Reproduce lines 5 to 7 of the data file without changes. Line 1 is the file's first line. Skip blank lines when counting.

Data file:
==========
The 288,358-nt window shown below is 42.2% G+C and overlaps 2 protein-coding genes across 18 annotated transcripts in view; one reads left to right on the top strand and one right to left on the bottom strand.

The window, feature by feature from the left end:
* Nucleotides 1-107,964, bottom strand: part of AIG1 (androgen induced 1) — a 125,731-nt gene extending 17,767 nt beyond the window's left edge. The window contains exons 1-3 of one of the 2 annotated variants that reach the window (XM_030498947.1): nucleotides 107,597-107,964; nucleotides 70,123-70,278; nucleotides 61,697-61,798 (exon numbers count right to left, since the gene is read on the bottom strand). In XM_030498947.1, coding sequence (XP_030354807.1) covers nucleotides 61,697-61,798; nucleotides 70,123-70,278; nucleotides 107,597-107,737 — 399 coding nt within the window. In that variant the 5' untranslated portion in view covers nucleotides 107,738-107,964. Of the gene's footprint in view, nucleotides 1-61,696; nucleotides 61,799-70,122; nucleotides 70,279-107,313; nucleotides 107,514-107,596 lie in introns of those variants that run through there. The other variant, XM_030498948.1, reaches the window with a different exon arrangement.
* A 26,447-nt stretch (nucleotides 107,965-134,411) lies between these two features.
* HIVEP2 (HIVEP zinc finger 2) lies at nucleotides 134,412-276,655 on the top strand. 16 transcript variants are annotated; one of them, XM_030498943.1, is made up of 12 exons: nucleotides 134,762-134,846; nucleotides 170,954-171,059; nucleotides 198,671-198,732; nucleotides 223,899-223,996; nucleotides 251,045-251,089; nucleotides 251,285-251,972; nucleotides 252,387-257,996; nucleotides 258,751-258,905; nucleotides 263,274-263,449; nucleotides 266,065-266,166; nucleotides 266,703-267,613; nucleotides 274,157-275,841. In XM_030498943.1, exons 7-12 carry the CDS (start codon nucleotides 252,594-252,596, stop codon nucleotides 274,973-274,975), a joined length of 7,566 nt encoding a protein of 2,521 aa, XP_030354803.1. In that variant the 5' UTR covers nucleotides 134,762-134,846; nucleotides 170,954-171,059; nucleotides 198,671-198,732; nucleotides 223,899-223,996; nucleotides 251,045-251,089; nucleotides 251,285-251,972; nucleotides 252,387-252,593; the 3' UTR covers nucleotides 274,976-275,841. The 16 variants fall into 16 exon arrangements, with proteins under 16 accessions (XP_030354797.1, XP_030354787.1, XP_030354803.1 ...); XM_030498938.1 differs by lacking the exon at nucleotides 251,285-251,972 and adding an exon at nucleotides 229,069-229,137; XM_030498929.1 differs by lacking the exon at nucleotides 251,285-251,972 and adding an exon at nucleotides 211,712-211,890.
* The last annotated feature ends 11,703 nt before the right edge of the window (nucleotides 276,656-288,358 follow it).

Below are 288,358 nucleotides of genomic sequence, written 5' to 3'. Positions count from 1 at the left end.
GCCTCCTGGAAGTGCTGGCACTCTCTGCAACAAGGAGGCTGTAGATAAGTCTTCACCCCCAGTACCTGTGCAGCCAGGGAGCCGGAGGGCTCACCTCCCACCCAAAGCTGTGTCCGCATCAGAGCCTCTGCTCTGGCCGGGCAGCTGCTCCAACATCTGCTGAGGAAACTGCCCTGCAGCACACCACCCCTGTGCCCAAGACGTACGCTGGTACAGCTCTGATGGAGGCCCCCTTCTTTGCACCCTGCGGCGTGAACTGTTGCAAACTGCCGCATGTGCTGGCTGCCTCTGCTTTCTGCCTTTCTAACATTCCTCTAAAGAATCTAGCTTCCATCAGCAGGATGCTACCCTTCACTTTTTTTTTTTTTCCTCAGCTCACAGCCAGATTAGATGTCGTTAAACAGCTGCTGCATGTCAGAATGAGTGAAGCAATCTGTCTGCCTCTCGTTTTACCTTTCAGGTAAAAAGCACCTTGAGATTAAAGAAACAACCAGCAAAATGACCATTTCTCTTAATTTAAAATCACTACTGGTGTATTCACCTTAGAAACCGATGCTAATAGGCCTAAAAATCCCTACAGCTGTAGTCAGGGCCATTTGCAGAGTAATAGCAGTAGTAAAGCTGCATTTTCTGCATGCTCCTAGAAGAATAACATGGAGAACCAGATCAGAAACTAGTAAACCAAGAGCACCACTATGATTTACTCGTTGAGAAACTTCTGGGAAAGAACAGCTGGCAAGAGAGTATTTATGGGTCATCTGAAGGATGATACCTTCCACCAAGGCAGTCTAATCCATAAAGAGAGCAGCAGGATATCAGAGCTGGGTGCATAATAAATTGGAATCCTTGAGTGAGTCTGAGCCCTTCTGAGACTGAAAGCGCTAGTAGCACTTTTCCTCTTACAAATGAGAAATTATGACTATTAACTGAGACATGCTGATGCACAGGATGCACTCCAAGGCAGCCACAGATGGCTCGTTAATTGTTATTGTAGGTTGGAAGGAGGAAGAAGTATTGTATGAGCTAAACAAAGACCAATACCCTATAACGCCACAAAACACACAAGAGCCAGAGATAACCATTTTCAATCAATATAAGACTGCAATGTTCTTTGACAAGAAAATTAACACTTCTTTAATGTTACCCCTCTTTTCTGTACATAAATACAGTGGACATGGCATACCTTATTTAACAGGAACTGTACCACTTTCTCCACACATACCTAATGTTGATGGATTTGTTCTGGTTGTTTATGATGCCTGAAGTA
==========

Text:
* HIVEP2 (HIVEP zinc finger 2) lies at nucleotides 134,412-276,655 on the top strand. 16 transcript variants are annotated; one of them, XM_030498943.1, is made up of 12 exons: nucleotides 134,762-134,846; nucleotides 170,954-171,059; nucleotides 198,671-198,732; nucleotides 223,899-223,996; nucleotides 251,045-251,089; nucleotides 251,285-251,972; nucleotides 252,387-257,996; nucleotides 258,751-258,905; nucleotides 263,274-263,449; nucleotides 266,065-266,166; nucleotides 266,703-267,613; nucleotides 274,157-275,841. In XM_030498943.1, exons 7-12 carry the CDS (start codon nucleotides 252,594-252,596, stop codon nucleotides 274,973-274,975), a joined length of 7,566 nt encoding a protein of 2,521 aa, XP_030354803.1. In that variant the 5' UTR covers nucleotides 134,762-134,846; nucleotides 170,954-171,059; nucleotides 198,671-198,732; nucleotides 223,899-223,996; nucleotides 251,045-251,089; nucleotides 251,285-251,972; nucleotides 252,387-252,593; the 3' UTR covers nucleotides 274,976-275,841. The 16 variants fall into 16 exon arrangements, with proteins under 16 accessions (XP_030354797.1, XP_030354787.1, XP_030354803.1 ...); XM_030498938.1 differs by lacking the exon at nucleotides 251,285-251,972 and adding an exon at nucleotides 229,069-229,137; XM_030498929.1 differs by lacking the exon at nucleotides 251,285-251,972 and adding an exon at nucleotides 211,712-211,890.
* The last annotated feature ends 11,703 nt before the right edge of the window (nucleotides 276,656-288,358 follow it).

Below are 288,358 nucleotides of genomic sequence, written 5' to 3'. Positions count from 1 at the left end.